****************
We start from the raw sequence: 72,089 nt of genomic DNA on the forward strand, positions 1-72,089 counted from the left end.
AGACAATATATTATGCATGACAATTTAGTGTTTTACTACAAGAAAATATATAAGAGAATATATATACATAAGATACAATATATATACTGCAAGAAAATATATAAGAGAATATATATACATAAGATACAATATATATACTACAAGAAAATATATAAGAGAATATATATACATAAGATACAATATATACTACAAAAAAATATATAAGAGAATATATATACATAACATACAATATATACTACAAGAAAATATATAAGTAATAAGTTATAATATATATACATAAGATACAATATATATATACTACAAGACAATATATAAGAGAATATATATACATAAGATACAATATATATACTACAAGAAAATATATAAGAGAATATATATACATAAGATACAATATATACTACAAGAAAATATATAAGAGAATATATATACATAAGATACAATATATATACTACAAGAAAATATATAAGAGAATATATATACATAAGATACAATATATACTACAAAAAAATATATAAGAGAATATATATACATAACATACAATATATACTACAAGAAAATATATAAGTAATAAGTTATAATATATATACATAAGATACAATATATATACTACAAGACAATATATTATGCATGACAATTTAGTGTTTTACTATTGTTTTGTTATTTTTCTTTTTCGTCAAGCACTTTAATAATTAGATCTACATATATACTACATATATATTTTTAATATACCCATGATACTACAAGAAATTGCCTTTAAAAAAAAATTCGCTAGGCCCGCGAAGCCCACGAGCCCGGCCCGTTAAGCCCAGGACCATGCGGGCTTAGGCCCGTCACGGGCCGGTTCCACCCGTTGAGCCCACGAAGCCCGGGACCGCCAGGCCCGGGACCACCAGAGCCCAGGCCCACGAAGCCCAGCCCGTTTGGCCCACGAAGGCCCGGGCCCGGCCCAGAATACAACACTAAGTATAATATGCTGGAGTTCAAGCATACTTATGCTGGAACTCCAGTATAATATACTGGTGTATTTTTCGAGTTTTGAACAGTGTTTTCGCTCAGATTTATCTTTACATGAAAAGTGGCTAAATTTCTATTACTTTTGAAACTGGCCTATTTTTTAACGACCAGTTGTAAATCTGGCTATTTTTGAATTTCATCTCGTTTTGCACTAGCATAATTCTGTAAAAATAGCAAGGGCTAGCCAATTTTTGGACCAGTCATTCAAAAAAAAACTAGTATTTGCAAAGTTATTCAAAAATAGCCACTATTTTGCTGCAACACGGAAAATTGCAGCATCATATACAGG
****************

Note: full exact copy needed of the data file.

We start from the raw sequence: 72,089 nt of genomic DNA on the forward strand, positions 1-72,089 counted from the left end.
AGACAATATATTATGCATGACAATTTAGTGTTTTACTACAAGAAAATATATAAGAGAATATATATACATAAGATACAATATATATACTGCAAGAAAATATATAAGAGAATATATATACATAAGATACAATATATATACTACAAGAAAATATATAAGAGAATATATATACATAAGATACAATATATACTACAAAAAAATATATAAGAGAATATATATACATAACATACAATATATACTACAAGAAAATATATAAGTAATAAGTTATAATATATATACATAAGATACAATATATATATACTACAAGACAATATATAAGAGAATATATATACATAAGATACAATATATATACTACAAGAAAATATATAAGAGAATATATATACATAAGATACAATATATACTACAAGAAAATATATAAGAGAATATATATACATAAGATACAATATATATACTACAAGAAAATATATAAGAGAATATATATACATAAGATACAATATATACTACAAAAAAATATATAAGAGAATATATATACATAACATACAATATATACTACAAGAAAATATATAAGTAATAAGTTATAATATATATACATAAGATACAATATATATACTACAAGACAATATATTATGCATGACAATTTAGTGTTTTACTATTGTTTTGTTATTTTTCTTTTTCGTCAAGCACTTTAATAATTAGATCTACATATATACTACATATATATTTTTAATATACCCATGATACTACAAGAAATTGCCTTTAAAAAAAAATTCGCTAGGCCCGCGAAGCCCACGAGCCCGGCCCGTTAAGCCCAGGACCATGCGGGCTTAGGCCCGTCACGGGCCGGTTCCACCCGTTGAGCCCACGAAGCCCGGGACCGCCAGGCCCGGGACCACCAGAGCCCAGGCCCACGAAGCCCAGCCCGTTTGGCCCACGAAGGCCCGGGCCCGGCCCAGAATACAACACTAAGTATAATATGCTGGAGTTCAAGCATACTTATGCTGGAACTCCAGTATAATATACTGGTGTATTTTTCGAGTTTTGAACAGTGTTTTCGCTCAGATTTATCTTTACATGAAAAGTGGCTAAATTTCTATTACTTTTGAAACTGGCCTATTTTTTAACGACCAGTTGTAAATCTGGCTATTTTTGAATTTCATCTCGTTTTGCACTAGCATAATTCTGTAAAAATAGCAAGGGCTAGCCAATTTTTGGACCAGTCATTCAAAAAAAAACTAGTATTTGCAAAGTTATTCAAAAATAGCCACTATTTTGCTGCAACACGGAAAATTGCAGCATCATATACAGG